Many people are skeptical about the United Nations. There are those who say that it is an organization which means well but lacks the resources to enforce its own policies. There are even those who go so far as to claim the UN has never achieved anything since it started. Being controversial comes with the territory of forming the largest alliance organization on earth. Instead of trying to justify the UN as a beautiful and necessary organization to the world, let’s for the purpose of this exploration just look through the lens of event management, and follow one particular UN initiative for the 21st Century.
The Millennium Summit was a special event of the United Nations General Assembly. It was held in the year 2000 at the start of the usual annual convention in Manhattan, and produced a Millennium Declaration that outlined 8 global initiatives for mankind to achieve in the 21st Century. Before delving into details, it’s probably a good idea to first give some overview and context of the overall UN. Most people know the organization as a concept of course, but it does get hard at times to fathom the scope of the UN in its global purpose.
The United Nations is an intergovernmental organization with representation of every country in the world except The Vatican, Kosovo, and Taiwan. It was formed in 1945 because its predecessor, The League of Nations, proved to be the imbecile that couldn’t prevent a Second World War. There are five principal organs of the United Nations today — the General Assembly, the Security Council, the Secretariat, the Economic and Social Council, and the International Court of Justice — as well as 17 specialized global organizations, best known perhaps being ones such as the International Monetary Fund, World Health Organization, and the World Food Programme. Altogether, The UN operates out of hundreds of offices in 23 different countries around the world, scattered around every continent except Antarctica and Australia. Most of these offices run like a typical corporation — elected official leadership, daily operations towards its own missions statement, partnerships in the public private and nonprofit sectors, workforce made up of paid employees as well as volunteers, etc. — but the General Assembly is an exception.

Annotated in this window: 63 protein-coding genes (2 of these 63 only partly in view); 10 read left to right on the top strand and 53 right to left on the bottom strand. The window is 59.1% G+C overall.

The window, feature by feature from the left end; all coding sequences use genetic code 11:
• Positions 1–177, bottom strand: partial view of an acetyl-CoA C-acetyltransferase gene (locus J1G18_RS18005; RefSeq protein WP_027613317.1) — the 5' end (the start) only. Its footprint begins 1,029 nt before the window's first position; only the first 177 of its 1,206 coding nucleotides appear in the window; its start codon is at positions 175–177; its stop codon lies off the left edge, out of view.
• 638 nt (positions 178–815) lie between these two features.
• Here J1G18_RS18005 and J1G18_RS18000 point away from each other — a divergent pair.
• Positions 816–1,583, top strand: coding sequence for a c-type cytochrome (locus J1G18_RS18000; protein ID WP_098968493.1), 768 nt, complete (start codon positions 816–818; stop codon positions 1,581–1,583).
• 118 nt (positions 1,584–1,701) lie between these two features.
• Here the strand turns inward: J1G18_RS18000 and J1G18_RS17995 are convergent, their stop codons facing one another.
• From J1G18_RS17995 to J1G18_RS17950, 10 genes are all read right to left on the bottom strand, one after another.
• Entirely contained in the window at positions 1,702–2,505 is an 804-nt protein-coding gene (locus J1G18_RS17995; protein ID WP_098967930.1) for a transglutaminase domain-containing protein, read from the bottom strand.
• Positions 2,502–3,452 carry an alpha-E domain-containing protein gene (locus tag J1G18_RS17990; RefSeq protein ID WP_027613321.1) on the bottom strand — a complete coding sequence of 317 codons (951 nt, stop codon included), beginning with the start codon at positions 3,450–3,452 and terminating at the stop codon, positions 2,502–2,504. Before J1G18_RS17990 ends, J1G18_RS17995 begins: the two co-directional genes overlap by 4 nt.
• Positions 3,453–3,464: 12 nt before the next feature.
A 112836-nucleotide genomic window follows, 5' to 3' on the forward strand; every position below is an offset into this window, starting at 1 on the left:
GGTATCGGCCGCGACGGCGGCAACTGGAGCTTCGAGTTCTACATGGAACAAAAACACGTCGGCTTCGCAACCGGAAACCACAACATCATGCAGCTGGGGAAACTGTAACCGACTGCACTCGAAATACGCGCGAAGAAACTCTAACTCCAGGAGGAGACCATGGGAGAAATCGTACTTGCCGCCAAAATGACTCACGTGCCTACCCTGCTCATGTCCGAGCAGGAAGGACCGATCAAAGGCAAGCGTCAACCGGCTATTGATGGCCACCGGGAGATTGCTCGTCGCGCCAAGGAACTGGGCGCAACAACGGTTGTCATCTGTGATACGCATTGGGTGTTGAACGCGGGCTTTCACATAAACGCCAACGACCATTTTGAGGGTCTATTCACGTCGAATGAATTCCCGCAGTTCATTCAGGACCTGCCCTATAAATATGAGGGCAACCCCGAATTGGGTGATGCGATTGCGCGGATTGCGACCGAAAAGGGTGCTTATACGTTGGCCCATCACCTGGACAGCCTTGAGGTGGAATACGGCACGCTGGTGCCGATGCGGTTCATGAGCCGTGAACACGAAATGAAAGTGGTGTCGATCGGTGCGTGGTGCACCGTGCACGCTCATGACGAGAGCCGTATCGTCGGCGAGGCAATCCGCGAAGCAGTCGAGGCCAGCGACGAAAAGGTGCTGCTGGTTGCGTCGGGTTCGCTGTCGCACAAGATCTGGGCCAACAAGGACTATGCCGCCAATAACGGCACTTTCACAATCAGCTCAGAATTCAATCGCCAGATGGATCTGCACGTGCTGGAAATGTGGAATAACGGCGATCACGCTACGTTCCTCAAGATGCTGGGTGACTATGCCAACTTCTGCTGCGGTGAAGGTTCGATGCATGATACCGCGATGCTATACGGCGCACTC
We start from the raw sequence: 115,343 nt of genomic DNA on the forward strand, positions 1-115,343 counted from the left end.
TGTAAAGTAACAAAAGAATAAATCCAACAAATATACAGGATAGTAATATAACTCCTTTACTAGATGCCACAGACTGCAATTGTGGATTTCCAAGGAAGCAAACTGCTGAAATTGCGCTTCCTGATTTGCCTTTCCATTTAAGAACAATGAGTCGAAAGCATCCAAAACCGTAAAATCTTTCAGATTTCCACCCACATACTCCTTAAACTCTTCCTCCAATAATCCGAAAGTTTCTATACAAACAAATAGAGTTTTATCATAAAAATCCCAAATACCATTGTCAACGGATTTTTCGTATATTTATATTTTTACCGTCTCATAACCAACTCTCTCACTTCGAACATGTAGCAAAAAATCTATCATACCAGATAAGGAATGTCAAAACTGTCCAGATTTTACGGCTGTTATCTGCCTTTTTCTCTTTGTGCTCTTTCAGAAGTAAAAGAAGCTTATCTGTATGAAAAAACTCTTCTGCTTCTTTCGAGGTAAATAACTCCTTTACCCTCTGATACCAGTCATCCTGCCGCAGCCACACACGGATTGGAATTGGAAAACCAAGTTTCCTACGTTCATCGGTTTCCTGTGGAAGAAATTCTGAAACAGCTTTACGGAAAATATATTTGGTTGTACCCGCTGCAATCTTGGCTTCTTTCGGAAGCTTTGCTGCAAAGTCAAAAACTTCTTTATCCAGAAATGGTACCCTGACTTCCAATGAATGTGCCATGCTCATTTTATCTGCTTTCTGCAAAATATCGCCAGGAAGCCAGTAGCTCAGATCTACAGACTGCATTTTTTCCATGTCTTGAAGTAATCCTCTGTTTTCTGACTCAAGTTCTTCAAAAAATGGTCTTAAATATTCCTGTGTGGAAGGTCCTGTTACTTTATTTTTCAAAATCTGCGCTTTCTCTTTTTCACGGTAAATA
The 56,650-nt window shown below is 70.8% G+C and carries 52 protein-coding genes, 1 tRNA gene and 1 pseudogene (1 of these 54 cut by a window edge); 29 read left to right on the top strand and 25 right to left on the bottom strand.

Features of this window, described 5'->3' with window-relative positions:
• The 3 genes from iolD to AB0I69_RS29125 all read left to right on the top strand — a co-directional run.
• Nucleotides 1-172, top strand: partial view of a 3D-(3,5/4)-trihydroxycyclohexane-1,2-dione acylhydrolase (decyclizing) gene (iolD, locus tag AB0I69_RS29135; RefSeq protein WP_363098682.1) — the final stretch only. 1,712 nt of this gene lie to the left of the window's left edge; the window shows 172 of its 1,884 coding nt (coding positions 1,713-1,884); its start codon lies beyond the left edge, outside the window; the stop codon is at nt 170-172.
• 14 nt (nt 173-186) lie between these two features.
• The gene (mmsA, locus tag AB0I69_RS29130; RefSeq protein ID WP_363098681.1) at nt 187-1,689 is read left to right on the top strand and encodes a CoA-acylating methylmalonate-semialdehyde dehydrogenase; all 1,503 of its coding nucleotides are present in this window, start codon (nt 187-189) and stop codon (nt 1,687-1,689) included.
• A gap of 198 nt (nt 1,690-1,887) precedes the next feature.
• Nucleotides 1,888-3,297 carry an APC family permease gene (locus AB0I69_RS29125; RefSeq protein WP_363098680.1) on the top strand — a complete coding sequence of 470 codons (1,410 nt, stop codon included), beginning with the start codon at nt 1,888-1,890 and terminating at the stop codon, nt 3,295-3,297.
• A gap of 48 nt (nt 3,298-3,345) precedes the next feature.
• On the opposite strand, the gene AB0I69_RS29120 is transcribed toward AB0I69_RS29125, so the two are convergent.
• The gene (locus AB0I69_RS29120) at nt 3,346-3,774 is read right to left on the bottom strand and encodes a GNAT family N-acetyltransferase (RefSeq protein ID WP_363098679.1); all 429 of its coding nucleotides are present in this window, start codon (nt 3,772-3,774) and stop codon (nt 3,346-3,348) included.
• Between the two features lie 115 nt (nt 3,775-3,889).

The General Assembly is one of the most notable functions of the UN, especially looking from an events perspective. Since the founding of the UN, the General Assembly has convened through an annual meeting each year to discuss contemporary pertinent issues in global policymaking. These meetings take place at the UN Headquarters in Manhattan, generally starting sometime in September and going through December or January depending on the year’s agenda. Every country in the world is represented at these meetings. The General Assembly is in fact, the only function of the UN where every country in the world has equal representation. On five occasions since its founding, the General Assembly has in addition to this annual conference also agreed to convene for a special session. The Millennium Summit was one such session.